Grimm – Season 2 is just starting on UK TV, so if you need to catch up, you’ll have to get hold of this box set quickly. And it probably will help to catch up, if only because Grimm’s world of beasts and police procedural fantasy can sometimes get a little bit complicated.
Det. Nick Burkhardt (David Giuntoli) is a Portland, Oregon cop, who’s good at his job, but rarely experiences anything out of the ordinary. However then his Aunt Marie (Kate Burton) turns up and he starts seeing very strange things – certain people’s faces begin morphing into that of strange creatures, revealing the beasts within. Nick discovers that he is a Grimm, which isn’t just the surname of some fairy tale writing brothers, but essentially a job, handed down in his family. He has the ability to see the beasts, known as ‘Wesin’, who live around us and to most people just look like ordinary humans. Each race is different, from those who are like bears to those who are like beavers, and some are far more dangerous than others.
Nick finds himself suddenly thrown into a world where all sorts of crimes are committed by these beasts, but as no one else can see the Wesin, he has to find the culprit by traditional police methods to ensure they’re brought to justice. He also discovers that being a Grimm is a tough job, as they are essentially the bogey man to the Wesin world, and so many would like nothing more than to kill him. Luckily Nick manages to befriend a reformed Blutbad (Silas Weir Mitchell), known as the big bad wolf in folklore, who becomes Nick’s guide to this world he only recently discovered existed.
Grimm’s mix of folklore, horror, police procedural and fantasy is a potent concoction. Indeed it’s almost surprising someone hasn’t come up with something similar before. It’s a lot of fun, with each episode seeing Nick coming up against a different creature, whether it’ someone who’s actually some sort of bird beast or a women killed by bee monsters. Admittedly it’s a little silly, but thanks to a tone that takes the idea of Wesin seriously but keeps the mood light, it works well.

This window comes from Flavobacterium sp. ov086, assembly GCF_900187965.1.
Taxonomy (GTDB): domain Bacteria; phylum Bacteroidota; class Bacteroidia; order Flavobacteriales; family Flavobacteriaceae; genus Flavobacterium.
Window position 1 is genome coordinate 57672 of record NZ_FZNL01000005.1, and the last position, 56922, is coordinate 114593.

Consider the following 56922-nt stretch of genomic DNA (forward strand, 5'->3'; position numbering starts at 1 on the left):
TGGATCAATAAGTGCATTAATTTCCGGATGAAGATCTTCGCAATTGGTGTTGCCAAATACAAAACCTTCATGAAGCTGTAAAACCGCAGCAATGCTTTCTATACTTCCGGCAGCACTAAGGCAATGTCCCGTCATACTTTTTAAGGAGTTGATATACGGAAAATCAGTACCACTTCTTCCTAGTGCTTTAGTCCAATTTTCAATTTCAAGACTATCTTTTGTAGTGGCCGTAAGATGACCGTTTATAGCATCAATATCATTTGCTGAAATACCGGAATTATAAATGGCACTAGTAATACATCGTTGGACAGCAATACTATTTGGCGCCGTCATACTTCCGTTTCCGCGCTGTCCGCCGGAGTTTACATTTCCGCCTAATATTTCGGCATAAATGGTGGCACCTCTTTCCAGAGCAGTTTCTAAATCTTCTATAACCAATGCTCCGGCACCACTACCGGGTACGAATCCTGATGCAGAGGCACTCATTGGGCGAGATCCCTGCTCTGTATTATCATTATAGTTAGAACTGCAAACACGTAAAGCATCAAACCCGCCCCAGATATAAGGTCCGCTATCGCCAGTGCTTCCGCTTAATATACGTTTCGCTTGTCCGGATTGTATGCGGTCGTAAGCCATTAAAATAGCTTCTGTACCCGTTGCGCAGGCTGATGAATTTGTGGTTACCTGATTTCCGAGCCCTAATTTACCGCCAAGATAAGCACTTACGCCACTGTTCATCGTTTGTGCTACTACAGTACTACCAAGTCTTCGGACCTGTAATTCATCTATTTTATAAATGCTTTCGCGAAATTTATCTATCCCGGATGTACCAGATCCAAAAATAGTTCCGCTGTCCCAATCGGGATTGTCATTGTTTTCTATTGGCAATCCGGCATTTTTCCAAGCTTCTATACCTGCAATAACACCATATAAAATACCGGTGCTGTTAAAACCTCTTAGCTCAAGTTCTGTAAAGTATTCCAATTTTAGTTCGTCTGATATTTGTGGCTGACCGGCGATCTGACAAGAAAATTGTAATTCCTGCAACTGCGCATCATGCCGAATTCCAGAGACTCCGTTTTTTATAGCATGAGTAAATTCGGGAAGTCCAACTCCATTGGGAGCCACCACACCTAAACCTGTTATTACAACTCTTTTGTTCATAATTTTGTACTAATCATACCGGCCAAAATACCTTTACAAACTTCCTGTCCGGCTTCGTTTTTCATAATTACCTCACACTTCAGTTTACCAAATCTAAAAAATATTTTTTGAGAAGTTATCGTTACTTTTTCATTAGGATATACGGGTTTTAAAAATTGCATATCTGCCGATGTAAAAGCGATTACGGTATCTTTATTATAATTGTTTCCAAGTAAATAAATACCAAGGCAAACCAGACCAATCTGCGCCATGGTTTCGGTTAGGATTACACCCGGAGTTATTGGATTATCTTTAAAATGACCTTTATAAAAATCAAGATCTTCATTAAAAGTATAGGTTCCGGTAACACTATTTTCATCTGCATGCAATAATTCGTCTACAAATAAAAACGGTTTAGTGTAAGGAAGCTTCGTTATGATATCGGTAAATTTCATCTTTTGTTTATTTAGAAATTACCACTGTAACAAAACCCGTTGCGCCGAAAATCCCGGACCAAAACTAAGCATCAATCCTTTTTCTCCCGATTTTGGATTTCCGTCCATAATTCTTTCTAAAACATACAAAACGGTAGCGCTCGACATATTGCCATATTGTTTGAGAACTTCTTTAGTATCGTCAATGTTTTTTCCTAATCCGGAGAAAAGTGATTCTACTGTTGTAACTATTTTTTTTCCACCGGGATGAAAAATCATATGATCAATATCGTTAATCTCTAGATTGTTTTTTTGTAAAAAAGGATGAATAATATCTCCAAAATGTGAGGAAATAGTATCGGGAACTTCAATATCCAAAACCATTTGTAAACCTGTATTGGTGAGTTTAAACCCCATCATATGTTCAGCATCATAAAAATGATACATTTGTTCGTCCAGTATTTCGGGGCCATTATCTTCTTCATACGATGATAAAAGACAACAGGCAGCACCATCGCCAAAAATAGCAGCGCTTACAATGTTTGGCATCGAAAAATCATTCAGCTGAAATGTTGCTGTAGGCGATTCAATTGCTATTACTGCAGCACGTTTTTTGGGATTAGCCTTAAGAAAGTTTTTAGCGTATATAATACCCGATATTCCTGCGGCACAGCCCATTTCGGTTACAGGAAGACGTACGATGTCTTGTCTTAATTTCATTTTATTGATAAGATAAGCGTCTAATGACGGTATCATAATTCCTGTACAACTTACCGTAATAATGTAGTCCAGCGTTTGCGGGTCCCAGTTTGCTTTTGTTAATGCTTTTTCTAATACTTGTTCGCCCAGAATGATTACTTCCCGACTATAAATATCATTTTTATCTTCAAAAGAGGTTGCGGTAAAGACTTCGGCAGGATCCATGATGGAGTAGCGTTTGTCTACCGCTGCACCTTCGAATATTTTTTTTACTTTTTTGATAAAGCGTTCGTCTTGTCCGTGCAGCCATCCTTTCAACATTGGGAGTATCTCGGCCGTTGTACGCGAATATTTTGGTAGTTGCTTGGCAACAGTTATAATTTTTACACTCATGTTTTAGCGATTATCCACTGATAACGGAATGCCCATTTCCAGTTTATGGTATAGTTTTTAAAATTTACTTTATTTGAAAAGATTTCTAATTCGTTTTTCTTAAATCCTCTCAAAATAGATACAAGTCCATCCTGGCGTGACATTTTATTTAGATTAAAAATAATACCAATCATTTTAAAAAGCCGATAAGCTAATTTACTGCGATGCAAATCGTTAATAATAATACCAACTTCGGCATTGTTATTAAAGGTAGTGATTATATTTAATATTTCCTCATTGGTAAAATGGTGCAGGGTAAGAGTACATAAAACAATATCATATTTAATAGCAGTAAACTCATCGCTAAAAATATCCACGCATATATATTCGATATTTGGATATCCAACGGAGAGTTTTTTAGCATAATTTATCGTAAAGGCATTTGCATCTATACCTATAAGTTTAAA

There are a few issues though, which largely revolve around the building of this world. Sometimes rather than building a strong mythology you can follow, it all seems a little too random. There are so many different types of creatures it’s tough to keep track of them, and dealing with them too often involves Nick finding some sort of get out of jail free card in the Grimm archive. It’s also sometimes a bit difficult to work out exactly how things work, and the show often seems uncertain. For example, when the Wesin briefly morph into their creature form, most of the time other people don’t see it, but then sometimes they do, and it’s unclear why. It’s also never really explained why Nick couldn’t see the beasts, but then randomly starts seeing them everywhere from Episode 1 onwards.
Towards the end though it begins to find its feet in this respect, with Nick making more alliances amongst the gentler Wesin and more being revealed about his boss at the police department, who right from the beginning we know is well aware of the creatures that live amongst us.
Like many US TV shows in their first season, it’s definitely a show that’s trying out different things to see what works, so some episodes are definitely a lot better than others. However, the core idea of the show and the characters always shines through. The 23 episodes certainly build in a way that suggests Season 2 will be well worth watching, with a more assured idea of the series’ mythology and plenty more gory crimes and bizarre creatures.
To help identify the many different creatures of Grimm, there’s a guide included on the last disc of the set, which reveals a little more info on each of the species. You also get a couple of featurettes, one looking at the creating of the Wesin and the special effects, and the other a kind of behind-the-scenes overview of the show. The Cast Auditions for the main actors are quite interesting, as are the VFX progressions, showing the complex CGI used to morph people from human to Wesin.
Overall Verdict: Grimm may not be prefect and Season 1 certainly has a feeling of finding its feet and working out what it’s all about, but it’s certainly entertaining and suggests Season 2 will be well worth watching.
Reviewer: Tim Isaac